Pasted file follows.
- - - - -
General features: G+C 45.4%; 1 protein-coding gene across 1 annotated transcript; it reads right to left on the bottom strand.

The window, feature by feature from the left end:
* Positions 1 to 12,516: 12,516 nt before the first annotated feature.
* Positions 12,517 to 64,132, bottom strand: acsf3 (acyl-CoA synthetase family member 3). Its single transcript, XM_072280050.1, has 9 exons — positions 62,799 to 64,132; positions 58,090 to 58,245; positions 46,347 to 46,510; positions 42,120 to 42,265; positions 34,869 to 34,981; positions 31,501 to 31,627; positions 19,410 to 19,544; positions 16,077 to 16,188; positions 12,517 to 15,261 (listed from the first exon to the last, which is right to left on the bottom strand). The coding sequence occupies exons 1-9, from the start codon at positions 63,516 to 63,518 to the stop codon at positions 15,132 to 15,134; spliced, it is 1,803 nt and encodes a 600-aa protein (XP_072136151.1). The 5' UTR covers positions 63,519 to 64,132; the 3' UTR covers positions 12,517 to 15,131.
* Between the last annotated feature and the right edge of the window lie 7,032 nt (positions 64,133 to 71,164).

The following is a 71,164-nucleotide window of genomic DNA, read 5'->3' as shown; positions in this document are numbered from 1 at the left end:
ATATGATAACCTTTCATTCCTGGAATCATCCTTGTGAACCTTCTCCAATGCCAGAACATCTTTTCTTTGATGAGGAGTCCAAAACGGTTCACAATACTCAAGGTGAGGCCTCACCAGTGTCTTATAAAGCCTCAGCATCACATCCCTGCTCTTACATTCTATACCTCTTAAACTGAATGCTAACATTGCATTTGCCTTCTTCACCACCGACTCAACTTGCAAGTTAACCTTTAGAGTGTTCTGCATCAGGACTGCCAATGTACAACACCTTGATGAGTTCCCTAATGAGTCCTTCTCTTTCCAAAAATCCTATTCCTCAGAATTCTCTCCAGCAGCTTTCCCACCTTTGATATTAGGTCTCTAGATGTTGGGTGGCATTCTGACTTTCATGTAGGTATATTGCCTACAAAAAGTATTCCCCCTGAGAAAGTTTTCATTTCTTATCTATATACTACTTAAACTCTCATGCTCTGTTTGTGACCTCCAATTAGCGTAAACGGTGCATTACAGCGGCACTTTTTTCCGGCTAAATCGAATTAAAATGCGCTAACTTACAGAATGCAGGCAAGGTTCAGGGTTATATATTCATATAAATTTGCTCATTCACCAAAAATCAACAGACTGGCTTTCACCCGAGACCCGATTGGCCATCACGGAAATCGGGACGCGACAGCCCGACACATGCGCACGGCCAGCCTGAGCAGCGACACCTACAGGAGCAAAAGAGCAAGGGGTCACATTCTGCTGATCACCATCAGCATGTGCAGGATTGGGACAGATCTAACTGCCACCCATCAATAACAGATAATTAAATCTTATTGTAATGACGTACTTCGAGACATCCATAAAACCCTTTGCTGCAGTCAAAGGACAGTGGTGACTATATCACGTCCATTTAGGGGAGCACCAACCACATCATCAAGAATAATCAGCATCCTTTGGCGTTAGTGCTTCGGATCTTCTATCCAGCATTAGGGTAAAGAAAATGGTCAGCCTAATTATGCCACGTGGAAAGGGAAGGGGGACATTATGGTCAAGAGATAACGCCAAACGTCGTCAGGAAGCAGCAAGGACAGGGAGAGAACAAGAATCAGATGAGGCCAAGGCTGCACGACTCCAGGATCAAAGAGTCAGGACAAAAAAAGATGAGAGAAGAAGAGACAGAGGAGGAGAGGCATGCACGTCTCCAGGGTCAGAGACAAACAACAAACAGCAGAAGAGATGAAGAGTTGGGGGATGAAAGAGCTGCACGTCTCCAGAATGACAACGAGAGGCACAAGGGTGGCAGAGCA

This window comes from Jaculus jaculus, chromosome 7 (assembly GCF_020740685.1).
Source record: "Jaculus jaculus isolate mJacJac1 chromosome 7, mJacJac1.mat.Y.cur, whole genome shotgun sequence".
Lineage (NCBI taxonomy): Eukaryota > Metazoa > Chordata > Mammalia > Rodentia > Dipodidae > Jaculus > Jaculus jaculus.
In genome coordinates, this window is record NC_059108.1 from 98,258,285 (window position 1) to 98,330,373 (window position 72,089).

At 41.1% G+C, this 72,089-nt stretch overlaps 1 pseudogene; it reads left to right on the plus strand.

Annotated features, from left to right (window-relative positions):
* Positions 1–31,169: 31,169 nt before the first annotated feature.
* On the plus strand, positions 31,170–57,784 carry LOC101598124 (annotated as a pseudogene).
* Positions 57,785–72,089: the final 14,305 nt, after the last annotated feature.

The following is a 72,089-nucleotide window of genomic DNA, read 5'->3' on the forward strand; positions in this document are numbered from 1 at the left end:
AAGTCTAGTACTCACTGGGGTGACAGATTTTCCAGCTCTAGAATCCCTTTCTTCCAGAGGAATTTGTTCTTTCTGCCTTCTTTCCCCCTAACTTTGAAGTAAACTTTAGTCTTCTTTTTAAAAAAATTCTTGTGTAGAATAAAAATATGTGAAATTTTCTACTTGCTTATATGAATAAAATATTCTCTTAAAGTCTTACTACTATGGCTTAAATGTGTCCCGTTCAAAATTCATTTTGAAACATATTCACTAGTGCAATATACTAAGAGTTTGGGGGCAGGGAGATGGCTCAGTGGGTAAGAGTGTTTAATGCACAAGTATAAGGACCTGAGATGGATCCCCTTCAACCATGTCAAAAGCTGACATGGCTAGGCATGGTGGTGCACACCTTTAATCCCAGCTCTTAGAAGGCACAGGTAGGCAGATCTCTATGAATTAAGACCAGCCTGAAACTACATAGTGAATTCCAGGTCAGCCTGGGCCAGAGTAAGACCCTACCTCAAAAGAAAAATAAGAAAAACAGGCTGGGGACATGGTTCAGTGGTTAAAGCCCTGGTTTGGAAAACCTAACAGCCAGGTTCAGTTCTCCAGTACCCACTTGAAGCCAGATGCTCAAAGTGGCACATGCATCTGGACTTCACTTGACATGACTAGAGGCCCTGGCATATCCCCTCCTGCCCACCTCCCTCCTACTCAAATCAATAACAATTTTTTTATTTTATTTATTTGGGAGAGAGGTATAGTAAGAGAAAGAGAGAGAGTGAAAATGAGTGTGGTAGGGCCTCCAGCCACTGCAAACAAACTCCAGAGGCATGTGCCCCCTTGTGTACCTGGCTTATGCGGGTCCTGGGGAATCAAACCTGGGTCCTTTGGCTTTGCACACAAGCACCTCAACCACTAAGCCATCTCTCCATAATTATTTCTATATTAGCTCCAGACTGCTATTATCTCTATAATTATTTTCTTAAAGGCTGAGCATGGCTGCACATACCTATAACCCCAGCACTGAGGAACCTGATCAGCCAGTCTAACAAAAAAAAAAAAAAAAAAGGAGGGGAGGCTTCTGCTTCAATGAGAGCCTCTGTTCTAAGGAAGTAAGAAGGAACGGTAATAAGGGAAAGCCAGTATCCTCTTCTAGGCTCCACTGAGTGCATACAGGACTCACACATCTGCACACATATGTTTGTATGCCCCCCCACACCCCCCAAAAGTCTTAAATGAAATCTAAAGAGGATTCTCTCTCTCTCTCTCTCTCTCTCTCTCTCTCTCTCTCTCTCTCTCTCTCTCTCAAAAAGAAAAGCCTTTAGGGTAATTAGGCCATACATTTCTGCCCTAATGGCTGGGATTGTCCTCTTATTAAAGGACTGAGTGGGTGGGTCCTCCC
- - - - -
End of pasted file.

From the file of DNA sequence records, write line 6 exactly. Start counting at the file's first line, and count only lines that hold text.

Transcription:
The following is a 71,164-nucleotide window of genomic DNA, read 5'->3' as shown; positions in this document are numbered from 1 at the left end: